for the content transfer.

   Contact-Phone:  International format telephone number of person or
      position responsible.

   Contact-Email:  Fully qualified email address of person or position

   External-Description:  A brief explanation of the contents and

   Bagging-Date:  Date (YYYY-MM-DD) that the content was prepared for
      transfer.  This metadata element SHOULD NOT be repeated.

   External-Identifier:  A sender-supplied identifier for the bag.

   Bag-Size:  The size or approximate size of the bag being transferred,
      followed by an abbreviation such as MB (megabytes), GB
      (gigabytes), or TB (terabytes): for example, 42600 MB, 42.6 GB, or
      .043 TB.  Compared to Payload-Oxum (described next), Bag-Size is
      intended for human consumption.  This metadata element SHOULD NOT
      be repeated.

   Payload-Oxum:  The "octetstream sum" of the payload, which is
      intended for the purpose of quickly detecting incomplete bags
      before performing checksum validation.  This is strictly an
      optimization, and implementations MUST perform the standard
      checksum validation process before proclaiming a bag to be valid.
      This element MUST NOT be present more than once and, if present,
      MUST be in the form "_OctetCount_._StreamCount_", where
      _OctetCount_ is the total number of octets (8-bit bytes) across
      all payload file content and _StreamCount_ is the total number of
      payload files.  This metadata element MUST NOT be repeated.

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   Bag-Group-Identifier:  A sender-supplied identifier for the set, if
      any, of bags to which it logically belongs.  This identifier
      SHOULD be unique across the sender's content, and if it is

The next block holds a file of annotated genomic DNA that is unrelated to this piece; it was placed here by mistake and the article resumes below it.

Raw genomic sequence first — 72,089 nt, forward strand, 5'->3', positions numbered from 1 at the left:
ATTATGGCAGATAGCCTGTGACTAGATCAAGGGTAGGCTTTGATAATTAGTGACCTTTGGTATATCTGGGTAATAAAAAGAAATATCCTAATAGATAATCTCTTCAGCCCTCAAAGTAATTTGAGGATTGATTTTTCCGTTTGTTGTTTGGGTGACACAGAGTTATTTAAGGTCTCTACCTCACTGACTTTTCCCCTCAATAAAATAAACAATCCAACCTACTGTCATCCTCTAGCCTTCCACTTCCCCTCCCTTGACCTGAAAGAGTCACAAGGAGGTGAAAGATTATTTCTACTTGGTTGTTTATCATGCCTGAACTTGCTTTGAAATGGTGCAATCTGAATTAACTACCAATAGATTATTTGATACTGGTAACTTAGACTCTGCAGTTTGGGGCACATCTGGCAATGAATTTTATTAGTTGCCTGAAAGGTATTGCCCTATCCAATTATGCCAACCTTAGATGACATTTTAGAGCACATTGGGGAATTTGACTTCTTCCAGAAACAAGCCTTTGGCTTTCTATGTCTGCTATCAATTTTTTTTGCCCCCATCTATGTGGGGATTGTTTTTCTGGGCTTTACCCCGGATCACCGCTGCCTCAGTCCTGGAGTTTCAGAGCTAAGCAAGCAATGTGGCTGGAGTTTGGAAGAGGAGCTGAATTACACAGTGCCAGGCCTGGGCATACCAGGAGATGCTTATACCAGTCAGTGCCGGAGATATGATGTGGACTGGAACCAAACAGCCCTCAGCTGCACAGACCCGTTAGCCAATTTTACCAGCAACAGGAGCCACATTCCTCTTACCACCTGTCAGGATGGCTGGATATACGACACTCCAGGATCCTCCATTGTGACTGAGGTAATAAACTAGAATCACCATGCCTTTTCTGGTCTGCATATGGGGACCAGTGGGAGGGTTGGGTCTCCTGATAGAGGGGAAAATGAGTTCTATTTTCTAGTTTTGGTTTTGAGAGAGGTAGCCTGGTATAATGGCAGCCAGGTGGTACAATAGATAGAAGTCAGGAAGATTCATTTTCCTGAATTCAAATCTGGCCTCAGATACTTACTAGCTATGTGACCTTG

recognizable as belonging to a globally unique scheme, the
      receiver SHOULD make an effort to honor the reference to it.  This
      metadata element SHOULD NOT be repeated.

   Bag-Count:  Two numbers separated by "of", in particular, "N of T",
      where T is the total number of bags in a group of bags and N is
      the ordinal number within the group.  If T is not known, specify
      it as "?" (question mark): for example, 1 of 2, 4 of 4, 3 of ?, 89
      of 145.  This metadata element SHOULD NOT be repeated.  If this
      metadata element is present, it is RECOMMENDED to also include the
      Bag-Group-Identifier element.

   Internal-Sender-Identifier:  An alternate sender-specific identifier
      for the content and/or bag.

   Internal-Sender-Description:  A sender-local explanation of the
      contents and provenance.

   In addition to these metadata elements, other arbitrary metadata
   elements MAY also be present.

   An example of "bag-info.txt" file is as follows:

   Source-Organization: FOO University
   Organization-Address: 1 Main St., Cupertino, California, 11111
   Contact-Name: Jane Doe
   Contact-Phone: +1 111-111-1111
   External-Description: Uncompressed greyscale TIFF images from the
         FOO papers colle...
   Bagging-Date: 2008-01-15
   External-Identifier: university_foo_001
   Payload-Oxum: 279164409832.1198
   Bag-Group-Identifier: university_foo
   Bag-Count: 1 of 15
   Internal-Sender-Identifier: /storage/images/foo
   Internal-Sender-Description: Uncompressed greyscale TIFFs created
         from microfilm and are...

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2.2.3.  Fetch File: fetch.txt

   For reasons of efficiency, a bag MAY be sent with a list of files to
   be fetched and added to the payload before it can meaningfully be
   checked for completeness.  The fetch file allows a bag to be
   transmitted with "holes" in it, which can be practical for several
   reasons.  For example, it obviates the need for the sender to stage a
   large serialized copy of the content while the bag is transferred to
   the receiver.  Also, this method allows a sender to construct a bag
   from components that are either a subset of logically related
   components (e.g., the localized logical object could be much larger
   than what is intended for export) or assembled from logically
   distributed sources (e.g., the object components for export are not
   stored locally under one filesystem tree).  An OPTIONAL tag file,
   called the fetch file, contains such a list.

   The fetch file MUST be named "fetch.txt".  Every file listed in the